Most voters believe news organizations play favorites when it comes to fact-checking candidates’ statements, but this skepticism is much stronger among voters who support Donald Trump than those who back his rival Hillary Clinton.
A new Rasmussen Reports national telephone and online survey finds that just 29% of all Likely U.S. Voters trust media fact-checking of candidates’ comments. Sixty-two percent (62%) believe instead that news organizations skew the facts to help candidates they support. (To see survey question wording, click here.)
Eighty-eight percent (88%) of voters who support Trump in the presidential race believe news organizations skew the facts, while most Clinton backers (59%) trust media fact-checking. Among the supporters of Libertarian Gary Johnson and Green Party candidate Jill Stein, sizable majorities also don’t trust media fact-checking.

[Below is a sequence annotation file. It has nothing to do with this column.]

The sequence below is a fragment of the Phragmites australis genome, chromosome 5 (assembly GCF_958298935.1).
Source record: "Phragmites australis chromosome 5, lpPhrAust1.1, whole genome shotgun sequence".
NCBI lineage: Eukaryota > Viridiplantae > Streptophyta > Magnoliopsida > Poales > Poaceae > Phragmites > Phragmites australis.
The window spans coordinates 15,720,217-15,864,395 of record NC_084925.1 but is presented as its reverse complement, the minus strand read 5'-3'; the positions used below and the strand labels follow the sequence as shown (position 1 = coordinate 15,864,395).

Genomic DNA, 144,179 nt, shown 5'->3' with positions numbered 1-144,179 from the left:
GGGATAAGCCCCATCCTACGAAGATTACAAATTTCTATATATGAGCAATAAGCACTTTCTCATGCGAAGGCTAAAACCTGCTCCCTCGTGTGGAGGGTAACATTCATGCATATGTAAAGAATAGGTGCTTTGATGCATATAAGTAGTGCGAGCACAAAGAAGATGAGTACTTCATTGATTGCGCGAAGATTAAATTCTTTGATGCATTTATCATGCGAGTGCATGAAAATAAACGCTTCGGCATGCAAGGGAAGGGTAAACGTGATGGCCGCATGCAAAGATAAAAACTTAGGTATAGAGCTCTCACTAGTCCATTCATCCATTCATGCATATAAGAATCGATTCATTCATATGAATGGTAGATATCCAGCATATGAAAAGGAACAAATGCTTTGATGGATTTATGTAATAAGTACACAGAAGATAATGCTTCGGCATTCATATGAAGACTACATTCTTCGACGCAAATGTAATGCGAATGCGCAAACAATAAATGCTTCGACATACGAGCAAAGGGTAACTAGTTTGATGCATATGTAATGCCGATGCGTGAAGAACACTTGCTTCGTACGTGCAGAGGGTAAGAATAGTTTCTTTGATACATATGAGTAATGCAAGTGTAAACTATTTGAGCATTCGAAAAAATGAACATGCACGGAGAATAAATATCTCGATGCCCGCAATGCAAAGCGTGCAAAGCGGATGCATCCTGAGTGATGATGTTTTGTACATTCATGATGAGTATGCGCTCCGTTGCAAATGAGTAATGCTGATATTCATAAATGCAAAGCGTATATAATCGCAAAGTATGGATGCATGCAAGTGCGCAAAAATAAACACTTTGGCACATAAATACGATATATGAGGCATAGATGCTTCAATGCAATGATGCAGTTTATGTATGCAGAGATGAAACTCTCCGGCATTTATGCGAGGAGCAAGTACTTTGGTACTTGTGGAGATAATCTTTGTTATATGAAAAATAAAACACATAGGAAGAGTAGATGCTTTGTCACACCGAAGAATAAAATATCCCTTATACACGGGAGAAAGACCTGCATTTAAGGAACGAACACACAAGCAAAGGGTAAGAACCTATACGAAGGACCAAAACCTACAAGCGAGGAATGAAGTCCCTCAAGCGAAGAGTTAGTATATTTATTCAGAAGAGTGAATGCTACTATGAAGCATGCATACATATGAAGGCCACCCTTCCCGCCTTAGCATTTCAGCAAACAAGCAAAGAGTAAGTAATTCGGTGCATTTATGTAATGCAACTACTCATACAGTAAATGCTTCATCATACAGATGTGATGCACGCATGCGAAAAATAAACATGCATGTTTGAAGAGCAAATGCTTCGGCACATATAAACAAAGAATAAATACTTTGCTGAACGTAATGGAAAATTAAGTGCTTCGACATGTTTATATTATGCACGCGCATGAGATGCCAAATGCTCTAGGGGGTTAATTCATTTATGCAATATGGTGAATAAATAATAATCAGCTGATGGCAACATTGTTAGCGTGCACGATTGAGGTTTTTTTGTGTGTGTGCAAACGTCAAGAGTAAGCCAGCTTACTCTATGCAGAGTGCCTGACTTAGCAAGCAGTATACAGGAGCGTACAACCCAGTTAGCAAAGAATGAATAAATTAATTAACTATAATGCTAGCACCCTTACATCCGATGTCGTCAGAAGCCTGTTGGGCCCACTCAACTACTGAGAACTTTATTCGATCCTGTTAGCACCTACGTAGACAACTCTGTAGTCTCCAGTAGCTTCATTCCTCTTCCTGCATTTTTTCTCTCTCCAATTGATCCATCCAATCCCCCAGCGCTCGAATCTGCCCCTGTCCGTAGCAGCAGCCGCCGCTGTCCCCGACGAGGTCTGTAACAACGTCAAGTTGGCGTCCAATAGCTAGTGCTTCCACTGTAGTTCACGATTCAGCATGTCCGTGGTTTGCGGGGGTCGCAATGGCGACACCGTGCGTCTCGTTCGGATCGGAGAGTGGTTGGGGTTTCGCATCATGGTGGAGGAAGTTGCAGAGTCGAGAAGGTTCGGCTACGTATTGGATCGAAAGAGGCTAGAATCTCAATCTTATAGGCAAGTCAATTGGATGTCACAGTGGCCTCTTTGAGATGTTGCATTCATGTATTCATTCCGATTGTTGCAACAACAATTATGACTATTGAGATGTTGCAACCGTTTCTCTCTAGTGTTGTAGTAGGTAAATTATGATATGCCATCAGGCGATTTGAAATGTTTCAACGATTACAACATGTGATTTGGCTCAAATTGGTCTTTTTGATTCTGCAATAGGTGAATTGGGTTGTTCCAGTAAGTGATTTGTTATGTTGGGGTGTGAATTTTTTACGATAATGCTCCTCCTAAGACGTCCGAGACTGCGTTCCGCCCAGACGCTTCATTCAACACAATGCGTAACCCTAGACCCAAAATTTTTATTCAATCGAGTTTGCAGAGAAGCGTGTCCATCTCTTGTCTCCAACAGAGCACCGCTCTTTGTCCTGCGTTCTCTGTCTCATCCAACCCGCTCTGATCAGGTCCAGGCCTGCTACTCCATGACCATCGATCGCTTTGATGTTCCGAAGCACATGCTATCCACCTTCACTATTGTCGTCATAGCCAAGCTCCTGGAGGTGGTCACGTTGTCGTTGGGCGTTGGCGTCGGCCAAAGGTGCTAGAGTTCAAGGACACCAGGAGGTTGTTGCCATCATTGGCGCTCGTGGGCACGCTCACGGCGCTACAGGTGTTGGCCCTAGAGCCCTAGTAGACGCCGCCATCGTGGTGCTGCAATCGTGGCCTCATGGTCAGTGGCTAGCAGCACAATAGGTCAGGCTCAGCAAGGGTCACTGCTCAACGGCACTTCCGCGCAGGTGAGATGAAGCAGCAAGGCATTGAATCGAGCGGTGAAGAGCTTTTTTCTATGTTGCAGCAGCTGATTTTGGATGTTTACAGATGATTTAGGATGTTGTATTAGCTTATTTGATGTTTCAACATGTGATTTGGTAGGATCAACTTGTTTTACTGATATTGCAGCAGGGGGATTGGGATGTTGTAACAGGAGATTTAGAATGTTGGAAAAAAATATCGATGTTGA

These findings are no surprise given that voters think it’s far more likely reporters will try to help Clinton than Trump this election season.
The national survey of 1,000 Likely Voters was conducted on September 28-29, 2016 by Rasmussen Reports. The margin of sampling error is +/- 3 percentage points with a 95% level of confidence. Field work for all Rasmussen Reports surveys is conducted by Pulse Opinion Research, LLC. See methodology.
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